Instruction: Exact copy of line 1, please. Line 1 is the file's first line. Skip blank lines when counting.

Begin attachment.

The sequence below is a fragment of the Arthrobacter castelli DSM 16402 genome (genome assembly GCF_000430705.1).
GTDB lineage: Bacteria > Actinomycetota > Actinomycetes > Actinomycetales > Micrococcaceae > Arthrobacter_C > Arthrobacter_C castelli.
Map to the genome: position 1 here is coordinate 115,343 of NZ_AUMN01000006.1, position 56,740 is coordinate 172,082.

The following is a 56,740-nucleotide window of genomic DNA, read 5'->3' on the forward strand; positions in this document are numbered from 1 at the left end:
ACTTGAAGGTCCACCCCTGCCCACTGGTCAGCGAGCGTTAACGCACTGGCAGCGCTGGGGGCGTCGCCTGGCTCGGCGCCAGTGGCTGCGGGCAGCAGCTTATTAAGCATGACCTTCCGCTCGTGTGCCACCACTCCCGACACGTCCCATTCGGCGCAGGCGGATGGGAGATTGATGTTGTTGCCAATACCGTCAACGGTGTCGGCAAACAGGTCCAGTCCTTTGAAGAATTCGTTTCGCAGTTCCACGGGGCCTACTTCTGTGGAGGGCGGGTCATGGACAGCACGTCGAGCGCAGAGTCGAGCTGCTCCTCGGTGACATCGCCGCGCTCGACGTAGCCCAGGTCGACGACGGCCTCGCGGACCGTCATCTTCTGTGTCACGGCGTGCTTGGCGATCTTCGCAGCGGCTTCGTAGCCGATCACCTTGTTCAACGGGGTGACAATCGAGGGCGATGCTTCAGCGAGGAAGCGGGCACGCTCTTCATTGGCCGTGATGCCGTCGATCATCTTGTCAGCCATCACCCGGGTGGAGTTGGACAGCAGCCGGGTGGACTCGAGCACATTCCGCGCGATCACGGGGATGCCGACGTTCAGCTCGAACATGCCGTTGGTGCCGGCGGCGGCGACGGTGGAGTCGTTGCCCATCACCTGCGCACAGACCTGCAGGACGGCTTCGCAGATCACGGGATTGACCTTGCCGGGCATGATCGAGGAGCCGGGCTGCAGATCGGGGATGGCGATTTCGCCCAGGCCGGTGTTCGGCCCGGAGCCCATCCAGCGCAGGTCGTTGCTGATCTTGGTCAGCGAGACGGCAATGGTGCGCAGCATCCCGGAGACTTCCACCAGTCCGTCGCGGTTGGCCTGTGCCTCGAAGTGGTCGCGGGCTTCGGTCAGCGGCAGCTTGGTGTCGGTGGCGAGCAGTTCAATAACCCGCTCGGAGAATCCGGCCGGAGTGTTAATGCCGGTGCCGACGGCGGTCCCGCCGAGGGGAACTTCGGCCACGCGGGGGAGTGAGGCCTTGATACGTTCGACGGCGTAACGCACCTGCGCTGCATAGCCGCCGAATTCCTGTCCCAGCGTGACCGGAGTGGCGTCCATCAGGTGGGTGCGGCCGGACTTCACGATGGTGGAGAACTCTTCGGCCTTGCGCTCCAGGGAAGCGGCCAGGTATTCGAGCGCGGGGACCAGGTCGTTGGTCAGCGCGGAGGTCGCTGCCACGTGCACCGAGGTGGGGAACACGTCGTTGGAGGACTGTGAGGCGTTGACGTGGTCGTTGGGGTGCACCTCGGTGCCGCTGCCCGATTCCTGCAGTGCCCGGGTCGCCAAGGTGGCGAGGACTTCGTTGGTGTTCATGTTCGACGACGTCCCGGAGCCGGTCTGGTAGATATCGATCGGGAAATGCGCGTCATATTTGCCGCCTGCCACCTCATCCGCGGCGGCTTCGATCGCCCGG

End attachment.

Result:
The sequence below is a fragment of the Arthrobacter castelli DSM 16402 genome (genome assembly GCF_000430705.1).